Racing to Judgment
If you wondered whether the issue of race in America was still the awful ghost that haunts us all, the recent fate of Don Imus answered your question.
It was a drama with plenty of villains and precious few heroes.
And it was fascinating to watch.
Who were those heroes and villains?
First, despite what Al Sharpton and Coach Vivian Stringer might dictate to the masses, Imus was not a villain. In one instant he just became too old to play his game, and the jackals at the water hole got him.
No sympathy here. Imus is a millionaire many times over who lived and died by controversial remarks. It was made all the easier because he made the mistake of being as mean off camera to fellow employees as he was to his on-air guests. When he looked to see who had his back, there was no one there.
He also made the mistake of assuming charity work allows you to say or do anything. Wrong.
What is most interesting is that his final jibes were actually a flawed attempt to compliment the Rutgers squad, making them out as the gritty underdogs versus the perennial, well-funded champs from Tennessee.
To make this analogy even more dicey, Imus and his crude and often funny sidekick Bernard McGuirk were trying to weave a reference to Spike Lee’s film “School Daze” into the analogy by referencing the divide that exists in black culture over skin tone and class. The fact that both these guys were actually conversant in Spike Lee’s work showed more social awareness than almost all white men in America.
Nonetheless, it was a difficult dive and a spectacular belly flop.
A contrite apology and suspension were justified. Maybe more. But the forces of sanctimony took over and the real villains emerged.
Both Sharpton and Jesse Jackson realized there was exposure to be had and quickly played their worn guilt cards on the usual white suspects. At the same time Jesse and Al were preparing the Imus jury, they bloviated on the question of why they had not used similar outrage and economic pressure on the media forces that have, over the last two decades, reintroduced racial epithets and misogyny to American pop culture that had long been banished.
Why is it that words we could never say in our house can now be said on every radio station in America? Jesse and Al had plenty of indignation, but no answers, to that question.
Sheepish white media folk were also villains. Despite being regular guests on the Imus circus, they claimed they were unaware that the show was both raunchy and lily white. Many quickly acted as if they no longer knew the man who helped them sell their books.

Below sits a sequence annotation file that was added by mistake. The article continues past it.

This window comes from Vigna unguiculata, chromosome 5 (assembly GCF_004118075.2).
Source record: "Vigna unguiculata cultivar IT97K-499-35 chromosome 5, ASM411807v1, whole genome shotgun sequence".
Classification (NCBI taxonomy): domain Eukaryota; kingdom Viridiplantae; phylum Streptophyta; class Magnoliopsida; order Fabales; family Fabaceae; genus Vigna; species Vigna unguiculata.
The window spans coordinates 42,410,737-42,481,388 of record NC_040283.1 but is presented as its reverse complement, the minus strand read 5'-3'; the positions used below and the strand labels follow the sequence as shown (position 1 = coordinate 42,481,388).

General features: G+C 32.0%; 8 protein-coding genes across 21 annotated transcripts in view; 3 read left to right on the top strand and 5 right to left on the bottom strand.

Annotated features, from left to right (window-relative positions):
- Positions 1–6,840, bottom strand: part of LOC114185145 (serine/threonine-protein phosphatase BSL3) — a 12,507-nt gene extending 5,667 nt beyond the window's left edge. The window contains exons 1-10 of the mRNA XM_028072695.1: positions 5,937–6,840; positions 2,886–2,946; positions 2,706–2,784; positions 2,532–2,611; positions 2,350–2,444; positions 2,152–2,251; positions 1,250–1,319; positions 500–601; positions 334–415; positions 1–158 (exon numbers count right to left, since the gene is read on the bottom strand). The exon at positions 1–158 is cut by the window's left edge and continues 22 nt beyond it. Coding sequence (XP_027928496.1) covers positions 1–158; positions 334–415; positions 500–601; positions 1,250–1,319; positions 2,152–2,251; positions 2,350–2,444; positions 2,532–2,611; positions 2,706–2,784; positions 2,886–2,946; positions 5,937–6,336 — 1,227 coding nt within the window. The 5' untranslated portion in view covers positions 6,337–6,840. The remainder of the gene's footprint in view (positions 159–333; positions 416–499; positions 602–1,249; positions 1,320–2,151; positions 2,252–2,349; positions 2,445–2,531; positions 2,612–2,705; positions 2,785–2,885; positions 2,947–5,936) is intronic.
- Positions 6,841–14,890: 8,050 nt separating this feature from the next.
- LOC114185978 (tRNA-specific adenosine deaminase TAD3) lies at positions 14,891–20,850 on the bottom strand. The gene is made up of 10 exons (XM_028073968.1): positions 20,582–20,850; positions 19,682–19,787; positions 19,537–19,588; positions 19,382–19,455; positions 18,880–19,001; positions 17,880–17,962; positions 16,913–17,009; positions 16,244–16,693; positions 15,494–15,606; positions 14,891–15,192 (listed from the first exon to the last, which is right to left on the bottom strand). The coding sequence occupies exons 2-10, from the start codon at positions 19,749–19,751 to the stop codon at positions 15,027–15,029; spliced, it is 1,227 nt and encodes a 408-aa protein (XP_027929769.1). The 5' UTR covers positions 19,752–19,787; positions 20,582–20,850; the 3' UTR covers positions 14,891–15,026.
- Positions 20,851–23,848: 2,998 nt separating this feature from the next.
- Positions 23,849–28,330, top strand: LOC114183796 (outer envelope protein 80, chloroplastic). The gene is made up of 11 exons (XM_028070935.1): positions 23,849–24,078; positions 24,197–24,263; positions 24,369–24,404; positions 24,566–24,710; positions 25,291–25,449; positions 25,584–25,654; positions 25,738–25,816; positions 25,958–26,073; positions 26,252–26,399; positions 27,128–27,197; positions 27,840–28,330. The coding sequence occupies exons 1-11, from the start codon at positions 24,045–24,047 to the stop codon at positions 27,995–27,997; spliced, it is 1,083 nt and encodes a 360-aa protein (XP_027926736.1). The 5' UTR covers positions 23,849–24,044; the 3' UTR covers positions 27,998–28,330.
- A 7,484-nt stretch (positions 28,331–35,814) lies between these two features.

Few copped to the truth that they loved Imus because he was free of political correctness and a welcome relief from the bland, vapid newsreaders of all colors and gender that dominate the media.
There were more villains. Media magnates of every color, who have made millions reintroducing the very street-slang words Imus uttered, acted appalled.
The president of BET, whose late-night music video lineup is replete with misogyny and self-loathing, acted as shocked and offended as anyone. The guy left one to wonder if only wealthy black men had the right to insult black women and make a profit.
The Rutgers coach, Vivian Stringer, also took to the stage to give a third-rate MLK Day speech that doomed her young charges to an old model: victimhood. At the same time she somehow managed to be more self-aggrandizing than Sharpton and Jackson. She also seemed mindless to the fact that African American athletes dominate college and pro sports. Hard to be the dominant majority and the victim at the same time.
In the midst of all of this, there were also heroes.
There was Barack Obama, who didn’t speechify or victimize himself. He simply said what a good dad should say; that as a father of two girls he was angered. He also said that if Imus worked for him, he would no longer be employed. Bingo.
Essence Carson, the captain of the Rutgers team, was a hero by reacting but not overreacting. In far fewer words than her coach, she communicated her hurt but also her willingness to forgive. She was a young woman who made one hope that a new generation will take over our racial debate.
And finally there was Kansas City Star columnist Jason Whitlock. Whitlock is an African American sportswriter who dared state that the debate over Imus was keeping Black America from facing the real questions.
After all, mused Whitlock, did Imus glorify selling crack cocaine to black women?
Did he celebrate black men shooting each other randomly?
Did Imus suggest that it’s uncool to be a husband and father, or to pursue an education?
This honest and brave writing left me with one thought: If MSNBC is looking to replace Imus with someone bold and thoughtful, who could help us all make sense of our problem, they might consider making a call to Jason Whitlock.
Madison-based television producer John Roach writes this column monthly. Comments? Questions? Write firstname.lastname@example.org.
|Madison Magazine - June 2007|